DBS Singapore Festival in Taiwan: Pandemic Passion Made Possible
After a year devoid of recreational travel, Singapore is stepping up its efforts in reminding other nations that it exists as a tourist destination. The DBS Singapore Festival in Taipei is one such effort, introducing Taiwanese citizens to local brands and cultural experiences that reflect Singapore’s unique heritage.
Now in its second year (the first edition was held in 2019), this Festival gives us a sense of how Singapore wants to position itself overseas, which can appear bizarre at times to Singaporeans who visit the Festival or watch its livestream. Organisers clearly cracked their heads at trying to condense the best of Singapore into small exhibits.
Singapore’s Mandarin Slogan
Before we discuss the Festival proper, I want to highlight Singapore’s tourism slogan in Mandarin. “Passion made Possible” is translated to “心想狮城”, a phonetic play on the idiom “心想事成”, which means “may all your wishes come true”. The last two characters of the slogan translates to “Lion City”, so when taken together, the slogan is “Singapore is a city where your wishes come true”. The slogan is clever and punchy, perhaps more so than the English slogan.
Watching the livestream was eye-opening as the host brought viewers through all the Festival booths and exhibits. These were the ones that stood out:
LED Rain Vortex
The centrepiece of this Festival is a 8-metre tall vertical LED panel that is supposed to simulate Jewel Changi’s Rain Vortex. A teaser of sorts to the actual waterfall at Changi, the panel screens an LED show every half hour, promoting DBS’ values and touting its achievements.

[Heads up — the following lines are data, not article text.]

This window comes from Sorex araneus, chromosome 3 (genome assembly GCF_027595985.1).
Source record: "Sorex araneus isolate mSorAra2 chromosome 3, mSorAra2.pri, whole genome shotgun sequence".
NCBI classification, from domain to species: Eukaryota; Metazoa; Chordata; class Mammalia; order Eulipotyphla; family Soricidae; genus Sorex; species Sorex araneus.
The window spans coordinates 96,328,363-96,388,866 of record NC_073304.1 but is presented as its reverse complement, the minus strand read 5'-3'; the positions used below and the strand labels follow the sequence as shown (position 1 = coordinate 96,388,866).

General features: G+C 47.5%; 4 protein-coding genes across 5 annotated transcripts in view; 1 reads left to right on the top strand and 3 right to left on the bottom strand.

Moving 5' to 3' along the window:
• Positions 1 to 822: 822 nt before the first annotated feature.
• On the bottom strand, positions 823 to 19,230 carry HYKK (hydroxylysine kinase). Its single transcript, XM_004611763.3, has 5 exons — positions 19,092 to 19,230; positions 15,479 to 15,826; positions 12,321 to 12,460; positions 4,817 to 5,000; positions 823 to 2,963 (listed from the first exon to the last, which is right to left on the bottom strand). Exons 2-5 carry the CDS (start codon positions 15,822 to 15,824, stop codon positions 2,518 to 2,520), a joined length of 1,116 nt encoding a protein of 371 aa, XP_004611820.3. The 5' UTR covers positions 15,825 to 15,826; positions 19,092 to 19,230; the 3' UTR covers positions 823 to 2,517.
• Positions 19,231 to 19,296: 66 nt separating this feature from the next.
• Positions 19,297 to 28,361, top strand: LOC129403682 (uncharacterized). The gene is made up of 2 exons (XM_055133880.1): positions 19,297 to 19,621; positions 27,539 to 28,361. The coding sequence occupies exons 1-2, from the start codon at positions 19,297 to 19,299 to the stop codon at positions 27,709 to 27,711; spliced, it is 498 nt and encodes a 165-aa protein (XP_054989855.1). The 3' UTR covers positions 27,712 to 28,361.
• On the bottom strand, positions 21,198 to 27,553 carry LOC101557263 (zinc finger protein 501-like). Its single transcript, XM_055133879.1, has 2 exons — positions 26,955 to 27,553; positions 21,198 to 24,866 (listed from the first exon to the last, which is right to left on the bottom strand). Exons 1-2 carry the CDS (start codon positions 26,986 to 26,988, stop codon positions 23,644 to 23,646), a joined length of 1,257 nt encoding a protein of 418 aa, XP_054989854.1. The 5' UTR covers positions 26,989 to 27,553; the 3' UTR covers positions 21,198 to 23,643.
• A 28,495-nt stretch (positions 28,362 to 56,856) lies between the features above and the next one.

The panel looks more stunning at night, according to the host - during daytime, visitors simply walk past the screen without paying any attention to it.
Fresh off a successful bid to enshrine local hawker culture in the UNESCO list of intangible cultural heritage, a backdrop of Maxwell Market serves as a photobooth where festival-goers can pose with a cut-outs of nonya kuehs and hawker cutlery.
This other photobooth is supposedly modelled after Gardens By The Bay. It takes a bit of imagination to see the connection.
No Singaporean festival is complete without freebies, which strongly appeals to our kiasu nature. Apart from the usual fare such as notebooks, the DBS exhibit features a live station serving Merlion bahulus (鸡蛋糕). All festival-goers have to do is to post about the Festival on their social media channels.
Festival-goers can also put their legs to work by cycling to produce glasses of fruit juice - an activity by DBS to promote its sustainability cause.
For festival-goers who prefer a more cultural experience, henna artists offer free tattoos at the Little India booth, as a nod to our multi-racial identity.
Merly & DBS Mascots
DBS’ mascots Xing and Jaan are prominently featured in Festival banners and collaterals, while Singapore’s official tourism mascot Merly makes less frequent cameos such as on Singapore Tourism Board-sponsored boards.
More synergy would have resonated more with Taiwanese visitors, especially in the mascot-crazy nation.
Local Brand Booths
Even during the pandemic, Singaporean brands seem to be going strong overseas, with food booths selling out before the end of the day. Among the homegrown brands featured in the Festival are Song Fa, Irvins and Sergeant Chicken Rice.
Apart from food booths, other big name local brands are also participants of the Festival. Singapore Airlines offers a VR experience at its booth, while Razer ripped its booth straight out of an IT fair.
Despite many events pivoting to online or hybrid formats since the start of the pandemic, I am surprised this Festival lacked digital presence apart from posts on DBS Taiwan’s social media channels. Nonetheless, this is a decent effort to engage the Taiwanese about Singapore’s attractions and products.
While a travel bubble has not yet been established with Taiwan, count on citizens from both countries to jostle for tickets once recreational flights are announced.